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Whose Empire Is It Anyway?

Whose Empire Is It Anyway?

Was the Roman Empire a beacon of civilisation or a...

Aquae Sulis: Sacred Springs

Aquae Sulis: Sacred Springs

One mild March morning in 2007, a group of friends...

Top Ten Election Winners from the Ancient World

Top Ten Election Winners from the Ancient World

Forget the polls, spin doctors and being 'on messa...

Politicians, People and the Power of Satire

Politicians, People and the Power of Satire

On the morning of 7th January 2015, two Islamist t...

Voting In Ancient Athens

Voting In Ancient Athens

In our world, many of us belong to bodies such as ...

An Iris lesson filmed by Classics Confidential

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The Stanegate Frontier: Life in Roman Britain Before Hadrian's Wall

Vindolanda site showing the fort and vicus. The Stanegate road is the linear feature just to the north of the site.

During the Roman Army’s push into the north of the British Isle (AD 60-84) a road was established which connected the narrow part of northern England between the Tyne and Irthing Valleys. Although the Romans would have had a name for this road which is lost to us we now know it by its old English name as the Stanegate Road (meaning ‘stone road’). The road ran from the Roman fort at Corbridge (Corstopitum or Coria) in the east to the Roman fort at Carlisle (Luguvalium) in the west. It traversed through natural gaps formed by the valleys and was different from most Roman roads as it followed the easiest gradient instead of a straight path as most Roman roads do.

Read more: The Stanegate Frontier: Life in Roman Britain Before Hadrian's Wall

Whose Empire Is It Anyway?

Was the Roman Empire a beacon of civilisation or a mechanism of exploitation? Did it exist to spread peace, prosperity, and enlightenment? Or was it a ruthless system of robbery with violence to enrich the 1%?

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Vespasian: The Man Who Conquered Britain... Then Rome.

When Emperor Claudius invaded Britain  in 43 CE  he chose a loyal and experienced commander-in-chief for a dangerous mission. And he sensibly took with him in his suite aristocrats who might have been a threat if they had been left behind in Rome. But he put two of his four legions under generals of lower social standing, brothers of courage and talent. One, Titus Flavius Vespasianus, had already commanded the Second Legion, Augusta, in Germany  and had previously served in Thrace.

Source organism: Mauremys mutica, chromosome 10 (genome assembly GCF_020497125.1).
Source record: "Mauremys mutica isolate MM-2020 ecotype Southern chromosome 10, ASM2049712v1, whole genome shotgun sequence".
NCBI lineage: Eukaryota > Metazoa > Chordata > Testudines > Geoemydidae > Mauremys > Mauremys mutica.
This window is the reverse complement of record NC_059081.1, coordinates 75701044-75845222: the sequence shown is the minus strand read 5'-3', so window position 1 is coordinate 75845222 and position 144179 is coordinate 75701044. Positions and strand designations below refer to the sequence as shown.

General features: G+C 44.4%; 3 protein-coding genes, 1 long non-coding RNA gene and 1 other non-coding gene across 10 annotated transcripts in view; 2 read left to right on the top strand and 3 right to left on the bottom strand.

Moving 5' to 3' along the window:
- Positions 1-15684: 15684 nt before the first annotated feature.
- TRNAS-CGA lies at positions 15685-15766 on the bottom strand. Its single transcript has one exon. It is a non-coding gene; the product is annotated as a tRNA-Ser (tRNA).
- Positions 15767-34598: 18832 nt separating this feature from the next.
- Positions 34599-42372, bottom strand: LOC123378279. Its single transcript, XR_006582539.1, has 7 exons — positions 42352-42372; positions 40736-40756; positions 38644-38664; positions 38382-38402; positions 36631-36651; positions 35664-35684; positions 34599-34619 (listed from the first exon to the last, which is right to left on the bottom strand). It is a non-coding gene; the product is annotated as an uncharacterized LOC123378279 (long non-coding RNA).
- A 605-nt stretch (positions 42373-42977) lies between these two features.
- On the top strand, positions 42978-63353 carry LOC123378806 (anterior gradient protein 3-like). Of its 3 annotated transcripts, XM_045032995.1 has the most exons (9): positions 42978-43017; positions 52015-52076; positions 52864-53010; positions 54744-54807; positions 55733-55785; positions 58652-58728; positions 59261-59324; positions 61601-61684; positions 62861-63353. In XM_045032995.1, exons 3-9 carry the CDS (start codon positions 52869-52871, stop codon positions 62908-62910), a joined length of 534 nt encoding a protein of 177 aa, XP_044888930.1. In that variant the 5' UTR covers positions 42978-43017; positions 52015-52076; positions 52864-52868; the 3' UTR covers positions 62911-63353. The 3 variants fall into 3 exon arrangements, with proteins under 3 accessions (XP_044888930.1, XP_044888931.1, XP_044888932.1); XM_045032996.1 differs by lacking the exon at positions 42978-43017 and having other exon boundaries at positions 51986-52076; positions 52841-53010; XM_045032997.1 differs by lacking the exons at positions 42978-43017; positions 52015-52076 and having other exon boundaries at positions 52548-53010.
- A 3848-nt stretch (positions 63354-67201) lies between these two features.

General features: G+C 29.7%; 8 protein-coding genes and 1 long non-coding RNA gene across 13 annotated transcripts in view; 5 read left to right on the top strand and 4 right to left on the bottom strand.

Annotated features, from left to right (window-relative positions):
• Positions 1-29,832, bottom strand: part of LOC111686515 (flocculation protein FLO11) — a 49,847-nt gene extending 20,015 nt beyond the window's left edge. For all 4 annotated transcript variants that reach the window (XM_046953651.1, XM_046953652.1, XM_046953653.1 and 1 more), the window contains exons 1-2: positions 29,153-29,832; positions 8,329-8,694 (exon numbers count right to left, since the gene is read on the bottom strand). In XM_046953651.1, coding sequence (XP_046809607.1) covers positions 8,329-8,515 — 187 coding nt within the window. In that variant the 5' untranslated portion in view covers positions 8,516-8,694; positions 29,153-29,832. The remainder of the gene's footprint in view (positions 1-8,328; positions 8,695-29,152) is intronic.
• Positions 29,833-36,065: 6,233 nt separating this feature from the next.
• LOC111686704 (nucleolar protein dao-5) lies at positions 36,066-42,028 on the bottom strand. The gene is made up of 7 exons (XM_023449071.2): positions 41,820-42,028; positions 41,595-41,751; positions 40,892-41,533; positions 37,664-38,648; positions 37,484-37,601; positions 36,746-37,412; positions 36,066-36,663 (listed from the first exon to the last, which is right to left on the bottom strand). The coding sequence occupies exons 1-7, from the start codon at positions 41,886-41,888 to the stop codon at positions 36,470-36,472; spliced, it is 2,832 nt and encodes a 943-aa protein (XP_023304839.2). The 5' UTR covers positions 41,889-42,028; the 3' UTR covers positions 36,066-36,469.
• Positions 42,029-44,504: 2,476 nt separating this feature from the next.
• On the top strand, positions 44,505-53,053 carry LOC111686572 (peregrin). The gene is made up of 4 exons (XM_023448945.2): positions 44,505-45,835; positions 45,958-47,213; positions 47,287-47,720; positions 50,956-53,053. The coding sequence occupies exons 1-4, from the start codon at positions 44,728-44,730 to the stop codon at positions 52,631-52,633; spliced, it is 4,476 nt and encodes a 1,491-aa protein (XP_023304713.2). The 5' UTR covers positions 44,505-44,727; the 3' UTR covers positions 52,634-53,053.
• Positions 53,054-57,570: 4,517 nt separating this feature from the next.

Read more: Vespasian: The Man Who Conquered Britain... Then Rome.

Politicians, People and the Power of Satire

On the morning of 7th January 2015, two Islamist terrorists stormed into the offices of Charlie Hebdo, a French, strongly anti-religious satirical newspaper. Armed with assault rifles and shouting Allahu Akbar ('God is the greatest'), they fired up to 50 shots, killing 11 people and injuring a further 11. It soon became clear that the motive for the attack had been anger at the newspaper's controversial depictions of the prophet Muhammad in several issues over the last decade. The following week saw a wave of retaliatory attacks against Muslims across France and a large rally championing freedom of speech in Paris. A series of related shootings in Denmark in mid-February suggests that, sadly, we can expect the effects of this event to continue for a while yet.

Read more: Politicians, People and the Power of Satire

Voting In Ancient Athens

In our world, many of us belong to bodies such as choral societies or sports clubs, where we vote to elect officers and make decisions, but the voting which we first think of is voting to elect people to represent us in Parliament and local councils.

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How To Win An Election In The Roman Republic

 

The UK is deep in the grip of election fever. Party leaders are touring the country in battle-buses, shaking hands, announcing policies, and chasing photo opportunitiesall in the hope of winning over voters. But what did aspiring politicians need to do to get elected in ancient Rome? To answer this question we first need to understand some of the differences between the Roman political system and our own. While some aspects of campaigning persist across the ages, different systems reward different behaviours. In other words, it took different tactics to win a Roman election than it does a British one.

Read more: How To Win An Election In The Roman Republic

Written in the Stars

It may seem strange to modern readers, but one of the great literary sensations of the ancient world was the astronomical poetry of the Hellenistic author Aratus (c 315-before 240). His Phaenomena, a 1154-line poem, describes the constellations and the heavenly spheres, before moving on to the topic of weather signs.

Read more: Written in the Stars